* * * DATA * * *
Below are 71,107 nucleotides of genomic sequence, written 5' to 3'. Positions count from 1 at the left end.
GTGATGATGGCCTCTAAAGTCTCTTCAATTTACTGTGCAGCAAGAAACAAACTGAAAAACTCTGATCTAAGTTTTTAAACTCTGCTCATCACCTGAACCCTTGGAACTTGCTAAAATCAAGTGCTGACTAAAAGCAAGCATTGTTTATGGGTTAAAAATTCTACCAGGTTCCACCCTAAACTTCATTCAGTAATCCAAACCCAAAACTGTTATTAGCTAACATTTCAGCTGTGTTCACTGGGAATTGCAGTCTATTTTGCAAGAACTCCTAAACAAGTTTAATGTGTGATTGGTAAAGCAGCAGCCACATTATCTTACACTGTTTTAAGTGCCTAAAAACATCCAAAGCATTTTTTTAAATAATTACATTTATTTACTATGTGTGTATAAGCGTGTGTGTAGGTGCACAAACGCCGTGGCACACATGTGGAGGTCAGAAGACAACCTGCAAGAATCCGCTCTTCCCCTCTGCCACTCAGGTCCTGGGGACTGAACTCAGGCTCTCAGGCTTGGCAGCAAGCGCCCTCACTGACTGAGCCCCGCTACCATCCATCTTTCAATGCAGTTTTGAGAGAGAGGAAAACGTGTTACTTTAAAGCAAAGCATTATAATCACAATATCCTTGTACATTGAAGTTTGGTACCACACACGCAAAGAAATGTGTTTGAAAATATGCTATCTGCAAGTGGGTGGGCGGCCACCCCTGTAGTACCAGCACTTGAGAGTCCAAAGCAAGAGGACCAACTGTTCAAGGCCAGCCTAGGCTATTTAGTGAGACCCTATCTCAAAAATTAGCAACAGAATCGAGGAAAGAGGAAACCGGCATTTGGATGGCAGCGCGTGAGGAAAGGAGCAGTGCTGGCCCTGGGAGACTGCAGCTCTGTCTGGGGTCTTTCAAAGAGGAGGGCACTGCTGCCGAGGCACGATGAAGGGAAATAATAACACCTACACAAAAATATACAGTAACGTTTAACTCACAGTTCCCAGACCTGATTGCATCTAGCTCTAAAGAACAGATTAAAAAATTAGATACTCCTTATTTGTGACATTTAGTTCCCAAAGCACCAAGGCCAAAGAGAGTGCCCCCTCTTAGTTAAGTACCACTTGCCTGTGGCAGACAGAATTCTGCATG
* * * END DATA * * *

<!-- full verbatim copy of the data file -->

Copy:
Below are 71,107 nucleotides of genomic sequence, written 5' to 3'. Positions count from 1 at the left end.
GTGATGATGGCCTCTAAAGTCTCTTCAATTTACTGTGCAGCAAGAAACAAACTGAAAAACTCTGATCTAAGTTTTTAAACTCTGCTCATCACCTGAACCCTTGGAACTTGCTAAAATCAAGTGCTGACTAAAAGCAAGCATTGTTTATGGGTTAAAAATTCTACCAGGTTCCACCCTAAACTTCATTCAGTAATCCAAACCCAAAACTGTTATTAGCTAACATTTCAGCTGTGTTCACTGGGAATTGCAGTCTATTTTGCAAGAACTCCTAAACAAGTTTAATGTGTGATTGGTAAAGCAGCAGCCACATTATCTTACACTGTTTTAAGTGCCTAAAAACATCCAAAGCATTTTTTTAAATAATTACATTTATTTACTATGTGTGTATAAGCGTGTGTGTAGGTGCACAAACGCCGTGGCACACATGTGGAGGTCAGAAGACAACCTGCAAGAATCCGCTCTTCCCCTCTGCCACTCAGGTCCTGGGGACTGAACTCAGGCTCTCAGGCTTGGCAGCAAGCGCCCTCACTGACTGAGCCCCGCTACCATCCATCTTTCAATGCAGTTTTGAGAGAGAGGAAAACGTGTTACTTTAAAGCAAAGCATTATAATCACAATATCCTTGTACATTGAAGTTTGGTACCACACACGCAAAGAAATGTGTTTGAAAATATGCTATCTGCAAGTGGGTGGGCGGCCACCCCTGTAGTACCAGCACTTGAGAGTCCAAAGCAAGAGGACCAACTGTTCAAGGCCAGCCTAGGCTATTTAGTGAGACCCTATCTCAAAAATTAGCAACAGAATCGAGGAAAGAGGAAACCGGCATTTGGATGGCAGCGCGTGAGGAAAGGAGCAGTGCTGGCCCTGGGAGACTGCAGCTCTGTCTGGGGTCTTTCAAAGAGGAGGGCACTGCTGCCGAGGCACGATGAAGGGAAATAATAACACCTACACAAAAATATACAGTAACGTTTAACTCACAGTTCCCAGACCTGATTGCATCTAGCTCTAAAGAACAGATTAAAAAATTAGATACTCCTTATTTGTGACATTTAGTTCCCAAAGCACCAAGGCCAAAGAGAGTGCCCCCTCTTAGTTAAGTACCACTTGCCTGTGGCAGACAGAATTCTGCATG